Sean Dawson - New Paintings

In his primarily abstract and increasingly atmospheric paintings Sean Dawson explores a myriad of metaphorical (and metaphysical) worlds inspired by experimental music, literature, architecture and art history, via a very literal process of amongst other references, painting paint, painting the act, process and phenomena of painting itself.

From this seemingly self-referential genesis, Dawson's painterly motifs undergo a transformation and metamorphosis as they are blown-up and projected to a scale which 'opens them up' to reveal hidden details, colours, forms, depths, contours, rhythms and flows on the surface of the canvas. Realised almost as semi-sculptural 'becoming-forms', appearing out of an array of ambiguous backdrops - each lending itself towards different associative readings; elusive narratives and formal relationships are evoked within a usually shallow, 'theatrical' & illusory space. These often excessive and baroque manifestations continually expand and contract between what they are and what they are not; charting the terrain between the f/act and fiction of painting.

Dawson's interest lies in the unseen and the mysterious, in the possibility and potential for the familiar to evoke the other and in this respect, it is no surprise that one of his favourite authors is J.G. Ballard and favourite painters is Max Ernst. The fact that Ballard was also an admirer of Max Ernst is made all the more relevant and pertinent in the disturbingly evocative account of a disintegrating London, relinquishing its iconicity and reality to a mythical state of submersion beneath an encroaching tropical lagoon. For Dawson, it is the moments when the relationship between inside and outside, reality and myth, fact and fiction are blurred, that are the 'true' catalysts for (re)-invention.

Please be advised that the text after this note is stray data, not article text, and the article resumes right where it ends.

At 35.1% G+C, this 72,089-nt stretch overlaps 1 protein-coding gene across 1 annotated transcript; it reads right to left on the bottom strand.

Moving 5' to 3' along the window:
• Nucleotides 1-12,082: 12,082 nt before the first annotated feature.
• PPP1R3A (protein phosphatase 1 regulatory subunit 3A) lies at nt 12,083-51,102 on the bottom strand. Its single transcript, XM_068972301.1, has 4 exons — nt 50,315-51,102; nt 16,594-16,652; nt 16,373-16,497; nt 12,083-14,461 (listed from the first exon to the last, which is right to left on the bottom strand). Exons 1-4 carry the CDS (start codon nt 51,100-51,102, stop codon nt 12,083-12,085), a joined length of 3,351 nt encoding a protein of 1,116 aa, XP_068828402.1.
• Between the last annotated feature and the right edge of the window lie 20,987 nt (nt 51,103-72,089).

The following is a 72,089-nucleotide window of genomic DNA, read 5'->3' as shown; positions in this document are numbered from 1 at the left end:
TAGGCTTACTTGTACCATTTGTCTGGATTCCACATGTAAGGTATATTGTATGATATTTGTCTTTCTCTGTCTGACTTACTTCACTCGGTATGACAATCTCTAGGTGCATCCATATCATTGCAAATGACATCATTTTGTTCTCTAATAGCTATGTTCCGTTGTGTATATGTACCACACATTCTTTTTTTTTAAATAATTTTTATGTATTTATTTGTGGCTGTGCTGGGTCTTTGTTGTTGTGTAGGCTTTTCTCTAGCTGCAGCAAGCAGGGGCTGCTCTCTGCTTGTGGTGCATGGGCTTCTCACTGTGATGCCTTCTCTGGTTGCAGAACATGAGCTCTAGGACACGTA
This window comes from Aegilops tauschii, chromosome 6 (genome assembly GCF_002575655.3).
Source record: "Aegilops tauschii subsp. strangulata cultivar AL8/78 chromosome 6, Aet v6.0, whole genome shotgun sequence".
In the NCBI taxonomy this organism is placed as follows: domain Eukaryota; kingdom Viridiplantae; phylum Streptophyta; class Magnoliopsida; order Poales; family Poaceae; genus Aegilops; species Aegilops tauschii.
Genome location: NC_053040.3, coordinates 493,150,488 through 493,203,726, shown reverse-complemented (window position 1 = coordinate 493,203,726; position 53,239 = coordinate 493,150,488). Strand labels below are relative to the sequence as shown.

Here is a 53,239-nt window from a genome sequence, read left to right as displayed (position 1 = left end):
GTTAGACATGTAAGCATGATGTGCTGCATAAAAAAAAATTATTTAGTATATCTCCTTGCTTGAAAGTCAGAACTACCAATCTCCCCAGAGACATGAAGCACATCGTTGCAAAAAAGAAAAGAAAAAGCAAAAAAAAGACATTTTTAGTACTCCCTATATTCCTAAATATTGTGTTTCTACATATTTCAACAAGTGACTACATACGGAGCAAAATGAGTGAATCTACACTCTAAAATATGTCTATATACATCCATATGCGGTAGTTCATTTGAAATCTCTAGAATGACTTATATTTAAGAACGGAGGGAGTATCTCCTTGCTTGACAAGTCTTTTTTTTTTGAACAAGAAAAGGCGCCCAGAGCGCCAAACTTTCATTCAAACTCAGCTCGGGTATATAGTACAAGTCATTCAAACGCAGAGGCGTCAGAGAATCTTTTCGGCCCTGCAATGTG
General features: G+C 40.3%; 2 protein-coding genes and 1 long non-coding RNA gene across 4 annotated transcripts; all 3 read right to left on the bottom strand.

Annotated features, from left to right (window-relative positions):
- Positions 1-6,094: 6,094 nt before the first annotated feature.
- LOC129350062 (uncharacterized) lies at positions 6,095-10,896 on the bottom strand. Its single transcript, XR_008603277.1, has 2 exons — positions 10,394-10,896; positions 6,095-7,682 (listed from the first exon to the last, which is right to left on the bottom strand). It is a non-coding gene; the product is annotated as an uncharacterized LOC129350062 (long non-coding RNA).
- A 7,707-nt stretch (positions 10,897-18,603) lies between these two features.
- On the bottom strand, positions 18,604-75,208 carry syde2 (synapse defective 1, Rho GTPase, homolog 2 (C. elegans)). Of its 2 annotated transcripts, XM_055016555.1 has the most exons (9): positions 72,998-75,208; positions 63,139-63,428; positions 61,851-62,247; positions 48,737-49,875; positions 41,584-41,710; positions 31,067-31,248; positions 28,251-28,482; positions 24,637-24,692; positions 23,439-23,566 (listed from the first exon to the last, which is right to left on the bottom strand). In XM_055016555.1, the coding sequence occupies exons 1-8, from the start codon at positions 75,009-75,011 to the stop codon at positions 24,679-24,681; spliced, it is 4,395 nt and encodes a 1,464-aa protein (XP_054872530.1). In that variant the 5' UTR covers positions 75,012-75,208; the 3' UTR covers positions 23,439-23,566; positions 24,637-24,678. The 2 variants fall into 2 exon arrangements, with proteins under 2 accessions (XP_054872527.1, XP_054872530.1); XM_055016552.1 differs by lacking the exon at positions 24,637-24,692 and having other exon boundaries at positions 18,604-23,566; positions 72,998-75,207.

"Kerans threw her a mock salute and strolled over to look at the painting by Ernst at the far end of the lounge, while Bodkin gazed down at the jungle through the window. More and more the two scenes were coming to resemble each other, and in turn the third nightscape each of them carried within his mind."

From The Drowned World; J.G. Ballard, 1962

© Jo Mitchell 2010 (extract in Rohkunstbau XVII catalogue)